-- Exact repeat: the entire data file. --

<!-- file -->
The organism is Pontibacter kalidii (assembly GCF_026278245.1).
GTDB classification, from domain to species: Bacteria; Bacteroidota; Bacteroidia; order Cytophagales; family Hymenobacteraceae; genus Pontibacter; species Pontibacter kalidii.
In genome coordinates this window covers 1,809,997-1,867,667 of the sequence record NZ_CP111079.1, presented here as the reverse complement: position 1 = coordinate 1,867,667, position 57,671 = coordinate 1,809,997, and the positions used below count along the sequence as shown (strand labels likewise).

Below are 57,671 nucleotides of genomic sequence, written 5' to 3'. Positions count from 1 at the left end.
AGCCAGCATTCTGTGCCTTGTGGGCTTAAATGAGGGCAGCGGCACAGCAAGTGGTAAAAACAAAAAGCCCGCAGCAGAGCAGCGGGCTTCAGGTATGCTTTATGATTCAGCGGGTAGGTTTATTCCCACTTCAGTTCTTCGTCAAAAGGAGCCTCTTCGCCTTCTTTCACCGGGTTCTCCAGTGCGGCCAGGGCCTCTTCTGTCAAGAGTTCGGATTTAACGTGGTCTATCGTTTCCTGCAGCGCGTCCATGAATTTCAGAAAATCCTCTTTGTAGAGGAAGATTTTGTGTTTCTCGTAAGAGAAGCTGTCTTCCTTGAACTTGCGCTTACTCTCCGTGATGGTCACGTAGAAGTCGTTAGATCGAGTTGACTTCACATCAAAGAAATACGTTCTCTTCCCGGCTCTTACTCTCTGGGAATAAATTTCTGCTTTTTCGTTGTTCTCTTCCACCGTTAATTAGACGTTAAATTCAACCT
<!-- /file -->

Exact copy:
The organism is Pontibacter kalidii (assembly GCF_026278245.1).
GTDB classification, from domain to species: Bacteria; Bacteroidota; Bacteroidia; order Cytophagales; family Hymenobacteraceae; genus Pontibacter; species Pontibacter kalidii.
In genome coordinates this window covers 1,809,997-1,867,667 of the sequence record NZ_CP111079.1, presented here as the reverse complement: position 1 = coordinate 1,867,667, position 57,671 = coordinate 1,809,997, and the positions used below count along the sequence as shown (strand labels likewise).

Below are 57,671 nucleotides of genomic sequence, written 5' to 3'. Positions count from 1 at the left end.
AGCCAGCATTCTGTGCCTTGTGGGCTTAAATGAGGGCAGCGGCACAGCAAGTGGTAAAAACAAAAAGCCCGCAGCAGAGCAGCGGGCTTCAGGTATGCTTTATGATTCAGCGGGTAGGTTTATTCCCACTTCAGTTCTTCGTCAAAAGGAGCCTCTTCGCCTTCTTTCACCGGGTTCTCCAGTGCGGCCAGGGCCTCTTCTGTCAAGAGTTCGGATTTAACGTGGTCTATCGTTTCCTGCAGCGCGTCCATGAATTTCAGAAAATCCTCTTTGTAGAGGAAGATTTTGTGTTTCTCGTAAGAGAAGCTGTCTTCCTTGAACTTGCGCTTACTCTCCGTGATGGTCACGTAGAAGTCGTTAGATCGAGTTGACTTCACATCAAAGAAATACGTTCTCTTCCCGGCTCTTACTCTCTGGGAATAAATTTCTGCTTTTTCGTTGTTCTCTTCCACCGTTAATTAGACGTTAAATTCAACCT